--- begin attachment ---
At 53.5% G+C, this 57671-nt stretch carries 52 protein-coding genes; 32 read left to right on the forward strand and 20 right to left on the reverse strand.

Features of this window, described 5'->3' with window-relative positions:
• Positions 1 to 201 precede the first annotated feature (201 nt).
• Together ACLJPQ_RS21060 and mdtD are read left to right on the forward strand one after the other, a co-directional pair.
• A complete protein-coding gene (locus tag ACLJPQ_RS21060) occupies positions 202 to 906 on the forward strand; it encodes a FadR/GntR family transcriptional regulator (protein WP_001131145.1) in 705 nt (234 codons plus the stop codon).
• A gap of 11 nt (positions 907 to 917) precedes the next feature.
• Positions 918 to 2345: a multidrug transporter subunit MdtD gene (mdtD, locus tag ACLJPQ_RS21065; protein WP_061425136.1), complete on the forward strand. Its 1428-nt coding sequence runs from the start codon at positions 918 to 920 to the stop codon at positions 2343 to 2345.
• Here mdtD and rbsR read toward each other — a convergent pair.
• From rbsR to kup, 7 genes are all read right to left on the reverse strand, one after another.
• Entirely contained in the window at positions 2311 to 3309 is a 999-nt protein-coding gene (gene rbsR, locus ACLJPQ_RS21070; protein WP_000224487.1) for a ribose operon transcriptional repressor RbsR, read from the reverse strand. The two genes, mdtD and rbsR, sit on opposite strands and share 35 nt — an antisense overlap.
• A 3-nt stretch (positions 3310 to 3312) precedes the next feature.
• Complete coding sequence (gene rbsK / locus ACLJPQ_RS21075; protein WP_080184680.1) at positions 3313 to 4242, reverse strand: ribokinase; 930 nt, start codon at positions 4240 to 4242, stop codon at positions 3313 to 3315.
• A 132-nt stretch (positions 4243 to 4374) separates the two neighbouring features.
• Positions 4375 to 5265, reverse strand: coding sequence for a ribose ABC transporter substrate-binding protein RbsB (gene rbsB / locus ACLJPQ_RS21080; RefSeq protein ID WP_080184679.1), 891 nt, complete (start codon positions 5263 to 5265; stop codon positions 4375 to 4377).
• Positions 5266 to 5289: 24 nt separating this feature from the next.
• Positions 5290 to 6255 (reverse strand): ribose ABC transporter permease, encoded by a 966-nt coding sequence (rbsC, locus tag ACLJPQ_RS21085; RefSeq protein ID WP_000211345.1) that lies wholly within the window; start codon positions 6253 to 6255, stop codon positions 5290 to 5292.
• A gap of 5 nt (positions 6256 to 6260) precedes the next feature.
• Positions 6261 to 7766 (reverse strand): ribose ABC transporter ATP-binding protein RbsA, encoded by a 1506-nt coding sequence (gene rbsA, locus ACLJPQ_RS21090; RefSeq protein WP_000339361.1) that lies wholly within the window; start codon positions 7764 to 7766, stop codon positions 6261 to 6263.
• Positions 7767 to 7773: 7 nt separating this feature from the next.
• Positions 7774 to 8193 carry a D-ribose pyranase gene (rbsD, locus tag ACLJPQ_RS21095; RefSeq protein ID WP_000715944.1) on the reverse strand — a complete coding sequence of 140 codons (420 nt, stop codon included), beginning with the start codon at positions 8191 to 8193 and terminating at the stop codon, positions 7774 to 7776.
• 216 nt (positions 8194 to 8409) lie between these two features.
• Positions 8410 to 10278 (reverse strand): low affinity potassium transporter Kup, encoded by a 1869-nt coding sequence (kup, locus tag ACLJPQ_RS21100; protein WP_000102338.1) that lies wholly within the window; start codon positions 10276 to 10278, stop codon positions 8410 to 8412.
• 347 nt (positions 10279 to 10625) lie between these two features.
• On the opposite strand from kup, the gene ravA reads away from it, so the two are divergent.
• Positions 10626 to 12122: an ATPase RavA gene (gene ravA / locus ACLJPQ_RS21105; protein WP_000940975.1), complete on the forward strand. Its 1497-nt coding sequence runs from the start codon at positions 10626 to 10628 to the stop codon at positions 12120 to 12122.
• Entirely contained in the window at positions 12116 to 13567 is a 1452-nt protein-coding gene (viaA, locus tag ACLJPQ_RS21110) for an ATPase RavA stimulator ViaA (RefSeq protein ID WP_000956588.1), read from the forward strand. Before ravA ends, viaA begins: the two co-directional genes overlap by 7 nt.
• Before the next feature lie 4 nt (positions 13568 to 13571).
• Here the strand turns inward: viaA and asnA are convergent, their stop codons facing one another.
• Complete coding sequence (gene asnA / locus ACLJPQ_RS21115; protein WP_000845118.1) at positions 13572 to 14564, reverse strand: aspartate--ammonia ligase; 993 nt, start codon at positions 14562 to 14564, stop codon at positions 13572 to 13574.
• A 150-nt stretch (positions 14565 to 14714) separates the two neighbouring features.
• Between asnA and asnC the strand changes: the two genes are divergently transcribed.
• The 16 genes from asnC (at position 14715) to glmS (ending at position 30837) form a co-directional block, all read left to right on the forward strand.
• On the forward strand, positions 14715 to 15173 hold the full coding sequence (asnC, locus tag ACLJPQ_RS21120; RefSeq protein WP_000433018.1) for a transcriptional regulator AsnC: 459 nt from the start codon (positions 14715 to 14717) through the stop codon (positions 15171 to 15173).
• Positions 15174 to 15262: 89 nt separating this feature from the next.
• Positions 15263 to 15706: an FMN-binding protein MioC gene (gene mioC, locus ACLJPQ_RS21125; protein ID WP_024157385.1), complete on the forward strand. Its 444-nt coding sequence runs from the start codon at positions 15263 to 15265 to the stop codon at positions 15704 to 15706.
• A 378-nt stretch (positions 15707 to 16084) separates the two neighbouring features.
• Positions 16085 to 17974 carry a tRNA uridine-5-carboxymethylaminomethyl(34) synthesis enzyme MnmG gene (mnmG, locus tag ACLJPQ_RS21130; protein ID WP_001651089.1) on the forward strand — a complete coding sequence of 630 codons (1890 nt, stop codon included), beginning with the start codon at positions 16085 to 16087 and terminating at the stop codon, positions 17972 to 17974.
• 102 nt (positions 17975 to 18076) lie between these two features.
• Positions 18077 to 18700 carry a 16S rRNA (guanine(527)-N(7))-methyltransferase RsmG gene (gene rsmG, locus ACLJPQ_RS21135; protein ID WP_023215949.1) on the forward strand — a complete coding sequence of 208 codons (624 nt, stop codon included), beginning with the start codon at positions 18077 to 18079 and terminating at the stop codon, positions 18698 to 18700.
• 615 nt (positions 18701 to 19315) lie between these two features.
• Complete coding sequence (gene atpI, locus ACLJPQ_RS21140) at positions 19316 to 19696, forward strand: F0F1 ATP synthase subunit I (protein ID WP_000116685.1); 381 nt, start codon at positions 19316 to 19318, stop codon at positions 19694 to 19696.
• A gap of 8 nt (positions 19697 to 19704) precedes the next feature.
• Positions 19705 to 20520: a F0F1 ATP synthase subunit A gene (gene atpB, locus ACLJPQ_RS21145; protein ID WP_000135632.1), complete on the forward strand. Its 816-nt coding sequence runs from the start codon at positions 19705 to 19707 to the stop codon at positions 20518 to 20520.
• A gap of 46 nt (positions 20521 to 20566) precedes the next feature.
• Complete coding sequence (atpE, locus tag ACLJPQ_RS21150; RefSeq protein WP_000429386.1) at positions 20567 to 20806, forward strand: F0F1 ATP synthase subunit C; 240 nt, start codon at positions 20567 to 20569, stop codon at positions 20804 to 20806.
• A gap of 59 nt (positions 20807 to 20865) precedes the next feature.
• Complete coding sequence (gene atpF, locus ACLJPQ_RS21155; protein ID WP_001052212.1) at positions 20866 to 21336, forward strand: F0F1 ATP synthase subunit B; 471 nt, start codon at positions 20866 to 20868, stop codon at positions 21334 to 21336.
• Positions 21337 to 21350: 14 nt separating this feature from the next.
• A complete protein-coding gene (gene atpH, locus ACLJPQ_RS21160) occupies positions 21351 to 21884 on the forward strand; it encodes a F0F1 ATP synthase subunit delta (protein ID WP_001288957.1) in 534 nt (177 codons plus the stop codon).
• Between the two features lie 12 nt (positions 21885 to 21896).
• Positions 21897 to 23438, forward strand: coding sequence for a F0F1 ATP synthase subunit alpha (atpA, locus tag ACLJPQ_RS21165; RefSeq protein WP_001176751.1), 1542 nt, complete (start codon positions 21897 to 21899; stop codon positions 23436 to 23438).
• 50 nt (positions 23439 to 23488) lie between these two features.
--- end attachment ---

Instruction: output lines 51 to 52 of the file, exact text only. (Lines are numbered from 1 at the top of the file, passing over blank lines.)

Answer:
• Positions 21897 to 23438, forward strand: coding sequence for a F0F1 ATP synthase subunit alpha (atpA, locus tag ACLJPQ_RS21165; RefSeq protein WP_001176751.1), 1542 nt, complete (start codon positions 21897 to 21899; stop codon positions 23436 to 23438).
• 50 nt (positions 23439 to 23488) lie between these two features.